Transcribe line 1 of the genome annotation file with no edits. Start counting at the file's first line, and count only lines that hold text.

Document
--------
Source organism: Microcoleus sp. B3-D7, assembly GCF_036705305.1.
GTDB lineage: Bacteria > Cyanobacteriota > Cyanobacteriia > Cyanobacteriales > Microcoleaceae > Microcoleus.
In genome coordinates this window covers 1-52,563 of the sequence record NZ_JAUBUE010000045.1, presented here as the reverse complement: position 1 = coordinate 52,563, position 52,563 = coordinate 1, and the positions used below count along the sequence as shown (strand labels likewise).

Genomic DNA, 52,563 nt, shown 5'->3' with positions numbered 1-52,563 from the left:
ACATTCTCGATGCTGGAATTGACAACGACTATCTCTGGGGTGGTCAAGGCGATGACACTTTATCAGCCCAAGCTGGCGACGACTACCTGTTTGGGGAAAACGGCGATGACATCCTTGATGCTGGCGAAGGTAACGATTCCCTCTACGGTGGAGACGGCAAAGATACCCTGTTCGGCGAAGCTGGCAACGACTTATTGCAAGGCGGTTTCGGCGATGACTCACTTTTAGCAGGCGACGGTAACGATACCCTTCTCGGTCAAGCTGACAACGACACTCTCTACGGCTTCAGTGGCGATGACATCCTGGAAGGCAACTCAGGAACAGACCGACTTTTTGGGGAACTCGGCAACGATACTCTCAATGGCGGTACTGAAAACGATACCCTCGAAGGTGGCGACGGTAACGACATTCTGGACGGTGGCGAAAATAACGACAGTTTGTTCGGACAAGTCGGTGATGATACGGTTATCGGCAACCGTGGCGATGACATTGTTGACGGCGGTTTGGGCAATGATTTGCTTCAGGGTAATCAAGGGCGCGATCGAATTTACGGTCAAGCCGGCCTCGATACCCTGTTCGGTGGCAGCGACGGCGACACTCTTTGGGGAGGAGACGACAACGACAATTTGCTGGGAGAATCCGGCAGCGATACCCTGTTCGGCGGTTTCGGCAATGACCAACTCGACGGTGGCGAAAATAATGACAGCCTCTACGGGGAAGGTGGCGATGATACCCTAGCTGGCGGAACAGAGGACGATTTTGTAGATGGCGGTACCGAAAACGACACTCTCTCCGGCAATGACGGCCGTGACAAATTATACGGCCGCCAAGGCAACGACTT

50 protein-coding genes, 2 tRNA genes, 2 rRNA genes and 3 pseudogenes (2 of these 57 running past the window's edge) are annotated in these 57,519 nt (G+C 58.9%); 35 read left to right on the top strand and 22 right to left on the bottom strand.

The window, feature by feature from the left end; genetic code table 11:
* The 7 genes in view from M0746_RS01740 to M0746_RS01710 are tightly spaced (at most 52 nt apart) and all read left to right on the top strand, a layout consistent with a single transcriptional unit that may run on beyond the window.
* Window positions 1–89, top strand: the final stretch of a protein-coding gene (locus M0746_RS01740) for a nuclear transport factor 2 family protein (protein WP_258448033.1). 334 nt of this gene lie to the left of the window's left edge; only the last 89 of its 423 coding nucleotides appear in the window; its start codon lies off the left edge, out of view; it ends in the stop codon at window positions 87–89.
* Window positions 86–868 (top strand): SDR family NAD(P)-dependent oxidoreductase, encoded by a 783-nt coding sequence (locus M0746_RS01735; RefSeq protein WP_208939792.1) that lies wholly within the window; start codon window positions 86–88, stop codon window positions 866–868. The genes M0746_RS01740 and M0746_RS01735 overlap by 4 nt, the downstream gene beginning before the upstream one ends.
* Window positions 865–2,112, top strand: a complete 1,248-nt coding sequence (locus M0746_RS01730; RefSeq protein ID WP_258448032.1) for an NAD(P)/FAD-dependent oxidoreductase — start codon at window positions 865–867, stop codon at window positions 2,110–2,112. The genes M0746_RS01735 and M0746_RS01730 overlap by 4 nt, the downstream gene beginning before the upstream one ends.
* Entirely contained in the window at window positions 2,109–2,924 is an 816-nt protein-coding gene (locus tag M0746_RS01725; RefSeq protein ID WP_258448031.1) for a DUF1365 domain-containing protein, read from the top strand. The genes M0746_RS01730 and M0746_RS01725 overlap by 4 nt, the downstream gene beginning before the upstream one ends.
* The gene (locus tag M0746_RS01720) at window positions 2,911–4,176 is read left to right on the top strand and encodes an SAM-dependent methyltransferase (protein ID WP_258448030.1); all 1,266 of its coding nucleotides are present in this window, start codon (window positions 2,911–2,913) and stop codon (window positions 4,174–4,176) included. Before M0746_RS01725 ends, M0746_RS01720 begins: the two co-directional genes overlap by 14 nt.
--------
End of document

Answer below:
Source organism: Microcoleus sp. B3-D7, assembly GCF_036705305.1.